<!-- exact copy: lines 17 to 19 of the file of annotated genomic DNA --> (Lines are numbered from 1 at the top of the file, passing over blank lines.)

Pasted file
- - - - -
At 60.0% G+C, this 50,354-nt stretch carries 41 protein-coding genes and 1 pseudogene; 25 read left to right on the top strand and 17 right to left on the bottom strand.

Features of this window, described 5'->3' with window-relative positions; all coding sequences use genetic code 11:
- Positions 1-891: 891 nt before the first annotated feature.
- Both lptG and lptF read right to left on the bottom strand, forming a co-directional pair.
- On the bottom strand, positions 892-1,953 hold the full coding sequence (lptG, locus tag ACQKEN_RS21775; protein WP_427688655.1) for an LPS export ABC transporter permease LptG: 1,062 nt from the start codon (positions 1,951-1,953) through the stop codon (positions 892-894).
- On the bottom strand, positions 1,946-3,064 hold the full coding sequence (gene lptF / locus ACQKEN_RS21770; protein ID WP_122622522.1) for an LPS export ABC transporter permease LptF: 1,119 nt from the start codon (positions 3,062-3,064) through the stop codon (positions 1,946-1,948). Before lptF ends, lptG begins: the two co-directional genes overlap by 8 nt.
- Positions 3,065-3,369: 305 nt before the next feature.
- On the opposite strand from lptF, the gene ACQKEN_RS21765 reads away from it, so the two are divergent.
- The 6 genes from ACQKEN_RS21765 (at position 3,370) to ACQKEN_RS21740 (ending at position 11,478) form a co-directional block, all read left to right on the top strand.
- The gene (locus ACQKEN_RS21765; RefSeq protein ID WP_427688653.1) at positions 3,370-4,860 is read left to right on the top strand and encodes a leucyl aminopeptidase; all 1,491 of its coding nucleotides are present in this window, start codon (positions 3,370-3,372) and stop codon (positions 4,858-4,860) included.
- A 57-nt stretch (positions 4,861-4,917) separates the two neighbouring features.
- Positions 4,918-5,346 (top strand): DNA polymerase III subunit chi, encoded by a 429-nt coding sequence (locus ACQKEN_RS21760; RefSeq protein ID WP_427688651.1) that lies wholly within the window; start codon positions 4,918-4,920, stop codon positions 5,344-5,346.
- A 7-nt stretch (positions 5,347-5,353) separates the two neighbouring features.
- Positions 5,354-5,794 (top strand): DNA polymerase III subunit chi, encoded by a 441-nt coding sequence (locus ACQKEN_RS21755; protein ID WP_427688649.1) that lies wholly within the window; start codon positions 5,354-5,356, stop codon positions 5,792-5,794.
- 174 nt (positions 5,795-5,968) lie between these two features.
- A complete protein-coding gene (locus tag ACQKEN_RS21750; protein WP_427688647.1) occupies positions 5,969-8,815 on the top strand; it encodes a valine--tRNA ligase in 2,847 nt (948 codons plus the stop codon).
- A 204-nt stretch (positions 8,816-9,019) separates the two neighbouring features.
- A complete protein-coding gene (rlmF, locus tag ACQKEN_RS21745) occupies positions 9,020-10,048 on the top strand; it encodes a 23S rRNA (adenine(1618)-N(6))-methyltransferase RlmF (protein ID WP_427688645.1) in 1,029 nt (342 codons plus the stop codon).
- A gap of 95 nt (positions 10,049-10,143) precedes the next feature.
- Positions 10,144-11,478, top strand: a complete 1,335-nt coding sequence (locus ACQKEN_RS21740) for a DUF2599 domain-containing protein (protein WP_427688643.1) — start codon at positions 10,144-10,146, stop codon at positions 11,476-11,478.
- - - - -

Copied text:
- A 204-nt stretch (positions 8,816-9,019) separates the two neighbouring features.
- A complete protein-coding gene (rlmF, locus tag ACQKEN_RS21745) occupies positions 9,020-10,048 on the top strand; it encodes a 23S rRNA (adenine(1618)-N(6))-methyltransferase RlmF (protein ID WP_427688645.1) in 1,029 nt (342 codons plus the stop codon).
- A gap of 95 nt (positions 10,049-10,143) precedes the next feature.